How to Preserve Blueberry Seeds


Blueberries are a favorite treat of summer. If you have access to fresh blueberries that you particularly enjoy, you can actually save the seeds and try growing some blueberries of your own. Harvesting and storing your own blueberry seeds is not a complicated task, and the rewards last all season; from seeing that first seedling sprout up, to enjoying the fresh taste of blueberries at harvest time.

Step 1

Put water in the blender until it is half full.

Step 2

Put 1/2 cup of blueberries into the blender. The berries can be fresh or frozen.

Step 3

Put the lid on the blender and put on the "Blend" setting for 45 seconds. When the blueberries are blended, the pulp and poor-quality seeds will rise to the top. The viable seeds that can be used in planting will sink to the bottom of the blender.

Step 4

Shut the blender off and wait 30 seconds for the usable seeds to sink.

Step 5

Add more water to the blender until it is full. Wait 15 seconds to allow more seeds to sink if need be. Dump half of the water out, and add more. When dumping, try not to dislodge the good seeds that are at the bottom of the blender. Continue this process until the water in the blender is clear and you have the pile of good seeds at the bottom.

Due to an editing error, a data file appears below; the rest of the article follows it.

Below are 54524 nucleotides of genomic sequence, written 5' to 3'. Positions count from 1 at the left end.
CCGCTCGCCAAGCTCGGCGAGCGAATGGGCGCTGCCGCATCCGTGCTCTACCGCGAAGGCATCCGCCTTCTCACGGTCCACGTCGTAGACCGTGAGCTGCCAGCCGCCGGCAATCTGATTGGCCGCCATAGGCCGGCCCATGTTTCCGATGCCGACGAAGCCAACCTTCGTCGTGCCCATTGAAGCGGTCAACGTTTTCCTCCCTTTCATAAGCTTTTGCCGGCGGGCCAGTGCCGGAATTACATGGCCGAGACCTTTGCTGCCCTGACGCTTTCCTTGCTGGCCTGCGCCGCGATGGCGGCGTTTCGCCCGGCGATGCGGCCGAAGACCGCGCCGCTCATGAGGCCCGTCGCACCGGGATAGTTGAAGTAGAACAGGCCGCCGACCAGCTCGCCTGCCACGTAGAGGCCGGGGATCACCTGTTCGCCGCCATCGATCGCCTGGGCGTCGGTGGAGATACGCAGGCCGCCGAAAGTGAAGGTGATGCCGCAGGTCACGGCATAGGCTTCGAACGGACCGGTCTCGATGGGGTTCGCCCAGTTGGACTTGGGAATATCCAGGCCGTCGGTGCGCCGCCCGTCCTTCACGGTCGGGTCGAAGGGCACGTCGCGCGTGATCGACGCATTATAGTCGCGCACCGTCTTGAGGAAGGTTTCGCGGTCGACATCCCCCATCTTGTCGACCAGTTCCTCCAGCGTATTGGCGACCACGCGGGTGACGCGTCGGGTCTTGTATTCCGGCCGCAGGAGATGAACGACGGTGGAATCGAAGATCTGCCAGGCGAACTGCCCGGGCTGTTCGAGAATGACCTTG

Step 6

Place paper towels along the bottom of the colander, and pour the rest of the water and good seeds out of the blender into the colander. Allow the liquid to drain.

Step 7

Place the seeds onto a dry paper towel and try to spread them out. Allow the seeds to dry.

Step 8

Put the dry seeds into a paper or wax paper envelope and store them in the freezer until you wish to use them.

Tips and Warnings

  • If your seeds have been stored in the freezer for 30 days or less, you only need 30 days of stratification. If they have been in the freezer for longer than 30 days, they need 120 days of stratification.

Things You'll Need

  • Blender
  • Colander
  • Paper towels
  • Paper envelope


  • University of Alaska: Fairbanks: Blueberries

Who Can Help

  • Washington University: Blueberry Information
Keywords: preserving blueberry seeds, harvesting blueberry seeds, storing blueberry seeds

About this Author

A freelance writer for over 12 years, Traci Vandermark has written extensively on health and fitness topics. She is a student of health, fitness and nutrition at the International Institute Of Holistic Healing, certified by the American Association of Nutritional Consultants. Her articles have appeared in Catskill Country Magazine, The Lookout Magazine, Capper's, Birds and Blooms and Country Discoveries, to name a few.